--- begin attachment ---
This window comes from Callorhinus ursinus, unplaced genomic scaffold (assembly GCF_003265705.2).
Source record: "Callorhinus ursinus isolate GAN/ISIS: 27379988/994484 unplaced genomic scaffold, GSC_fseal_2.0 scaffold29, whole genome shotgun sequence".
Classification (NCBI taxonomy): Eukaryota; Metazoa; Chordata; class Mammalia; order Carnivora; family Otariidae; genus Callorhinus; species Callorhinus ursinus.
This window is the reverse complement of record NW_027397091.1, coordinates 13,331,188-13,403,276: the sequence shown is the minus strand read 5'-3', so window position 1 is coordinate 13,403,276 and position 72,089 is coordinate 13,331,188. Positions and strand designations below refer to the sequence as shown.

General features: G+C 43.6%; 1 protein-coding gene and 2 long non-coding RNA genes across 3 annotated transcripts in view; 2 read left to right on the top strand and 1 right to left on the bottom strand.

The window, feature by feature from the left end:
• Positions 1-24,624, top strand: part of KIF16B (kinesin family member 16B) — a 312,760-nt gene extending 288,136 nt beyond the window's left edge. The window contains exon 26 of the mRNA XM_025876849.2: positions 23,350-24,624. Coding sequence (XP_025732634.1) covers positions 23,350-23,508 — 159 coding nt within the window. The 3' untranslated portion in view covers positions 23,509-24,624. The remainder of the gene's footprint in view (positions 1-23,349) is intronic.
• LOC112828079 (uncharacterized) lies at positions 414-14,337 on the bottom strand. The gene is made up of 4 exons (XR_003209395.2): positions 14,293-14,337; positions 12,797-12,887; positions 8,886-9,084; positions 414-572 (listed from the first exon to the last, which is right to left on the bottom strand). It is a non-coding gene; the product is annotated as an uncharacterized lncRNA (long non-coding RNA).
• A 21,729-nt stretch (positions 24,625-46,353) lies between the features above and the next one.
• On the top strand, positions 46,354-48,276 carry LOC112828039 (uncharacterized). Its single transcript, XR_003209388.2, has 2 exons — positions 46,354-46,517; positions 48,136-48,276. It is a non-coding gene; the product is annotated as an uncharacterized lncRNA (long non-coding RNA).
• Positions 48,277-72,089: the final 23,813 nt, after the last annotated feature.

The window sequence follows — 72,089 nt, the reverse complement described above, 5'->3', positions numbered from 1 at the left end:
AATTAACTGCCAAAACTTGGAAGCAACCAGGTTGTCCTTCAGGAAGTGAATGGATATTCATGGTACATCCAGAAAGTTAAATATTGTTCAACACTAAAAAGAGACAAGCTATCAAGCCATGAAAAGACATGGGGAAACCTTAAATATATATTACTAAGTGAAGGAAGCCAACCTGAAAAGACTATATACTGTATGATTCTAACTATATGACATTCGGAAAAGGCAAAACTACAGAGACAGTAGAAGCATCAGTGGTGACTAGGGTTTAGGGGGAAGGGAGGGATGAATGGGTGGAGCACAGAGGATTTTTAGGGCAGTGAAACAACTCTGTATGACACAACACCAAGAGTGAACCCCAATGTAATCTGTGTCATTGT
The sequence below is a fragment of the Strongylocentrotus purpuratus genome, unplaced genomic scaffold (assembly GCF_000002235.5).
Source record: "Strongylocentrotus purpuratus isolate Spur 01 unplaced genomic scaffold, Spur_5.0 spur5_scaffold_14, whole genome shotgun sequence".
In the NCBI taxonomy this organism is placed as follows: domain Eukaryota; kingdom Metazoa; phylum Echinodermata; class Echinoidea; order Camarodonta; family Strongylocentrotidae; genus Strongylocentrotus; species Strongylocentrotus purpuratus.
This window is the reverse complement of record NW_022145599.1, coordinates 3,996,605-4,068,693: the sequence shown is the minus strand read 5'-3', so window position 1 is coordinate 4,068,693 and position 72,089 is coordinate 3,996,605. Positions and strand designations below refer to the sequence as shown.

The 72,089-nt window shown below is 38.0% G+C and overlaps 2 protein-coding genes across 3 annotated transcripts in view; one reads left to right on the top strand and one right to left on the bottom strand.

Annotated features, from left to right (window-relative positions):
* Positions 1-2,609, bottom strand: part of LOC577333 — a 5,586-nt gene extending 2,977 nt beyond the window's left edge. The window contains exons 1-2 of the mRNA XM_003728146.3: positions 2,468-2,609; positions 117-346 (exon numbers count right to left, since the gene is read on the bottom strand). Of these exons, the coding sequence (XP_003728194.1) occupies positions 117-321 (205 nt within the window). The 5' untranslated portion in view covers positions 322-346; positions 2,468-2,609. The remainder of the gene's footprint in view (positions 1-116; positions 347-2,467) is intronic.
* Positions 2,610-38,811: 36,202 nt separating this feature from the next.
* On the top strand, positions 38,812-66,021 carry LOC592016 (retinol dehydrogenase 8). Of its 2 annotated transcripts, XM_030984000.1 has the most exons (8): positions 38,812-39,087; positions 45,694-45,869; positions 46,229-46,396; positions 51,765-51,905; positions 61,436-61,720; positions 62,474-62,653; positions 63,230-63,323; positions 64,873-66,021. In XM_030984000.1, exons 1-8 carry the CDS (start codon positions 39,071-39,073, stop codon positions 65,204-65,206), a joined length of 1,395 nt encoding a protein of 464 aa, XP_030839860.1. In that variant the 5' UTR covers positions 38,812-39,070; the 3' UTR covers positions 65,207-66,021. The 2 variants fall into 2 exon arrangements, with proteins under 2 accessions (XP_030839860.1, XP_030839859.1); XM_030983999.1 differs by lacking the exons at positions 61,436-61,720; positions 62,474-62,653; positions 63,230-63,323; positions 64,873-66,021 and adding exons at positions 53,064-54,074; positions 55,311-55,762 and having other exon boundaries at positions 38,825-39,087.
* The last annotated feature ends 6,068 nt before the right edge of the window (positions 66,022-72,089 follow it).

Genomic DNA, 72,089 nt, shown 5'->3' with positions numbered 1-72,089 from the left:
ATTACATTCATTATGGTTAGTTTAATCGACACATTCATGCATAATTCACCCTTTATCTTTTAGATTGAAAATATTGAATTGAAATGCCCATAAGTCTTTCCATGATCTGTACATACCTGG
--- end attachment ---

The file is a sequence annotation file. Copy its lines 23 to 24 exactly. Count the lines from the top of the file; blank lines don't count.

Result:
* The last annotated feature ends 6,068 nt before the right edge of the window (positions 66,022-72,089 follow it).

Genomic DNA, 72,089 nt, shown 5'->3' with positions numbered 1-72,089 from the left: